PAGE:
How long digestion takes can vary by individual. If you feel you have to poop after every meal, you might have an overactive gastrocolic reflex, which is a natural reflex to eating.

Do you ever have to rush to the bathroom after eating? Sometimes it can feel like food “goes right through you.” But does it really?

In short, no.

When you feel the need to relieve yourself right after eating, it’s not your most recent bite that sends you rushing to the toilet.

Digestion time varies from person to person. Your age, sex, and any health conditions you may have also affect digestion.

The entire digestive system can be up to 30 feet long in adults — much too long for food to pass right through you. What’s most likely happening to you is something called the gastrocolic reflex.

Keep reading to learn more about the gastrocolic reflex, why it may cause you to poop after eating, and how to manage it.

How long does it take for food to pass through your digestive system?

Generally, it takes anywhere from 10–73 hours for food to pass through your body as stool, according to a key 2014 study. A more recent study confirms that digestion times vary among people and notes that the median time is about 28.7 hours.

Since multiple factors are involved in the digestive process, it’s difficult to give a good estimate of digestion time. Research suggests that age, gender, and body mass index may play a role.

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The gastrocolic reflex is a natural reaction your body may have to eating food.

When food hits your stomach, your body releases certain hormones. These hormones tell your colon to contract to move food through your colon and out of your body. This makes room for more food.

The effects of this reflex can be mild, moderate, or severe. They can also vary from person to person.

Some people experience the gastrocolic reflex more frequently and more intensely than others.

Research suggests that certain digestive disorders, such as irritable bowel syndrome (IBS), speed up the movement of food through the colon after eating.

Certain foods and digestive disorders may trigger particularly strong or long lasting effects of gastrocolic reflex. These include:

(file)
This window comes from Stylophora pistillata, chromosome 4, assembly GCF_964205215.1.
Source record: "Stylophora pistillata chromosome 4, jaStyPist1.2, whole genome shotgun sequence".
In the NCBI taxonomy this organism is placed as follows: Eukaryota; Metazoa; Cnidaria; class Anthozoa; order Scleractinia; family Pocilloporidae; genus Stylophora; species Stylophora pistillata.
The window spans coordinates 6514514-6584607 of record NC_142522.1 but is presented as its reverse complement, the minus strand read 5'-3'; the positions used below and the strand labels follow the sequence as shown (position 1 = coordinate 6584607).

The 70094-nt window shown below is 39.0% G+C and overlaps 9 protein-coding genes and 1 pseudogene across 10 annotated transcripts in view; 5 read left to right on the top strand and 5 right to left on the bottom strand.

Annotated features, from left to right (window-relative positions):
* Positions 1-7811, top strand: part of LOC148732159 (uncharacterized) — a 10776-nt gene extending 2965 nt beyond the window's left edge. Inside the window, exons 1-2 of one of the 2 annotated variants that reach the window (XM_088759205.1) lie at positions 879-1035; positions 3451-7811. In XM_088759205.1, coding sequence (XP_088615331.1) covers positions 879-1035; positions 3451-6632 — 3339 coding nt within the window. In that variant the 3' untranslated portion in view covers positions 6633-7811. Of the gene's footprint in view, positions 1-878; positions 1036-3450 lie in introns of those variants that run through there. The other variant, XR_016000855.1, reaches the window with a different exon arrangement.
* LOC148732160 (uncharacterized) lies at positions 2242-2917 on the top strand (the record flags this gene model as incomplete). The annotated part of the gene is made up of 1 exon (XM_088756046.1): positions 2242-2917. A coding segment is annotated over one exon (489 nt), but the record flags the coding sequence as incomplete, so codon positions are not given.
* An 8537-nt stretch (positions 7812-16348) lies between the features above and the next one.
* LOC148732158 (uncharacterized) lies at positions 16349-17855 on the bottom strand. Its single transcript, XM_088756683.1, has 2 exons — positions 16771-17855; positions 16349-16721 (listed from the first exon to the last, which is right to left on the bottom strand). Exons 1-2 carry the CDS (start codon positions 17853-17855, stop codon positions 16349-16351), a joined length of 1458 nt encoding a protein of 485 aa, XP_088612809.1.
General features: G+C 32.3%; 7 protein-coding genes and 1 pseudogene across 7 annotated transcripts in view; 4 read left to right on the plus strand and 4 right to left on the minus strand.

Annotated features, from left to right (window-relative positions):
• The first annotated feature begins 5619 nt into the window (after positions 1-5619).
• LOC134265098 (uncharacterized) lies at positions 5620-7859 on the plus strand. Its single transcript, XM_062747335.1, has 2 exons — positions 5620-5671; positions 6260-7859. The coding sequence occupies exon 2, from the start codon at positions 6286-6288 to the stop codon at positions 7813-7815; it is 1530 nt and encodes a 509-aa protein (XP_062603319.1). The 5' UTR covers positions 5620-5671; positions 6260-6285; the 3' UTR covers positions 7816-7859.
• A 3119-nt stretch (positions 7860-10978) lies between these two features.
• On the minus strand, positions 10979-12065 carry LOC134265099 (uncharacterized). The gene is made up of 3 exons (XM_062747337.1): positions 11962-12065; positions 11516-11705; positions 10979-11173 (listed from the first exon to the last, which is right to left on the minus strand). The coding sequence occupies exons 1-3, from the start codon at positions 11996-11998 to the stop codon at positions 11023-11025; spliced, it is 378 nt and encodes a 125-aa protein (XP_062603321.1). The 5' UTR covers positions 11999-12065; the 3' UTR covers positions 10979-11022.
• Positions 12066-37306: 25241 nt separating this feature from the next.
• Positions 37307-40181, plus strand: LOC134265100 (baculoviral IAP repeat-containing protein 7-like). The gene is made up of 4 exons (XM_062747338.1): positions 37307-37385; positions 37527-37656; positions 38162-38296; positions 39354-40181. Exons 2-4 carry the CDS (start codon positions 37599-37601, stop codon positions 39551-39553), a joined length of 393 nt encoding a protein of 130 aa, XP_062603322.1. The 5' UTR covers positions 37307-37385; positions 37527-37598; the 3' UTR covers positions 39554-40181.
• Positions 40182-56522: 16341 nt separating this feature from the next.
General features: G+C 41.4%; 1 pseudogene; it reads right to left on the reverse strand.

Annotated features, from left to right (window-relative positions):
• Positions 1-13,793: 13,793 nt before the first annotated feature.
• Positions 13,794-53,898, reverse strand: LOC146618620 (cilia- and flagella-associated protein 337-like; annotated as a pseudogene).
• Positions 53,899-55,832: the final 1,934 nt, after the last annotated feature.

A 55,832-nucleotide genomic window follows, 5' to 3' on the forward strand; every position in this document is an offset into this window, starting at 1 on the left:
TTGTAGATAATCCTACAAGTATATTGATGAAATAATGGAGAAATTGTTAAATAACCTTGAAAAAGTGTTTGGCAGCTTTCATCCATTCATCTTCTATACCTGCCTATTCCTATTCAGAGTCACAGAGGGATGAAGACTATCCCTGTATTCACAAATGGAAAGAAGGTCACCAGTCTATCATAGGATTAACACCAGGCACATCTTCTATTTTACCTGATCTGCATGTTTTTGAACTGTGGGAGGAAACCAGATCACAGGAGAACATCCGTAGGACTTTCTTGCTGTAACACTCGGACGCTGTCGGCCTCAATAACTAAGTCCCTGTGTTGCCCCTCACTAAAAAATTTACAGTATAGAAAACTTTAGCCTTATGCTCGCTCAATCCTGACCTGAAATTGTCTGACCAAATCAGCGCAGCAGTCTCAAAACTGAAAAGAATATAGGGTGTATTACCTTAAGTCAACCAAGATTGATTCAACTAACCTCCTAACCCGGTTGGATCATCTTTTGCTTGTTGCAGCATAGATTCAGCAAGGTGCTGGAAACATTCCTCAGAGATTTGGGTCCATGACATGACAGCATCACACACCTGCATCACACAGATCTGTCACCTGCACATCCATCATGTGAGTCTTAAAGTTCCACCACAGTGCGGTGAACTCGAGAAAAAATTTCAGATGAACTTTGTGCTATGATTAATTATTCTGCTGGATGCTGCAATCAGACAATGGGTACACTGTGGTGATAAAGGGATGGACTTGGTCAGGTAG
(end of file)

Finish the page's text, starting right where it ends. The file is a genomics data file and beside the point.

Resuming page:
When these disorders worsen your gastrocolic reflex, you’ll usually experience other symptoms, like:

Sometimes you might feel an urgent need to poop that isn’t related to your gastrocolic reflex. This could be the case when you have diarrhea.

Common causes of diarrhea include:

Why do I poop diarrhea right after I eat?

Diarrhea within 30 minutes of eating may indicate early dumping syndrome. This is when food moves too quickly from your stomach to your small intestine. The rapid movement triggers the release of excess hormones and fluid, triggering the release of watery stool.

Intense gastrocolic reflex causes dumping syndrome.

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Fecal incontinence can also cause an urgent need to poop. Those with incontinence can’t control their bowel movements. Sometimes stool leaks from the rectum with little to no warning.

Incontinence could range from leaking a bit of stool when passing gas to a complete loss of control over the bowels. Unlike with gastrocolic reflex, a person with incontinence might unexpectedly poop at any time, whether or not they’ve recently eaten.

Incontinence is sometimes due to muscle or nerve damage to the rectum, possibly resulting from:

Other common causes of incontinence include:

While it’s not possible to prevent gastrocolic reflex, you can take steps to make it easier to live with.

First, note when you experience the gastrocolic reflex and what you’ve eaten before it happens.

If you notice a pattern between eating certain foods and your gastrocolic reflex becoming stronger, chances are that avoiding those foods will help reduce its intensity.

Some common trigger foods include:

  • dairy
  • high fiber foods, like whole grains and vegetables
  • greasy and fatty foods, such as fries

Stress is another common trigger for gastrocolic reflex. Managing your stress can help you manage your gastrocolic reflex. Try these 16 ways to relieve stress.

Most people experience the effects of the gastrocolic reflex from time to time.

See a doctor if you experience an ongoing change in your bowel habits or if you’re constantly running to the toilet after eating. They can help you determine the underlying cause and get the proper treatment.

If you need to poop right after eating, it’s not because food is moving right through you. Needing to poop immediately after eating is typically due to an overactive gastrocolic reflux. This causes food to move through your colon more quickly.

You may experience other symptoms like abdominal pain and diarrhea. Dietary changes may help reduce the effect of gastrocolic reflex. Contact a doctor if problems persist.

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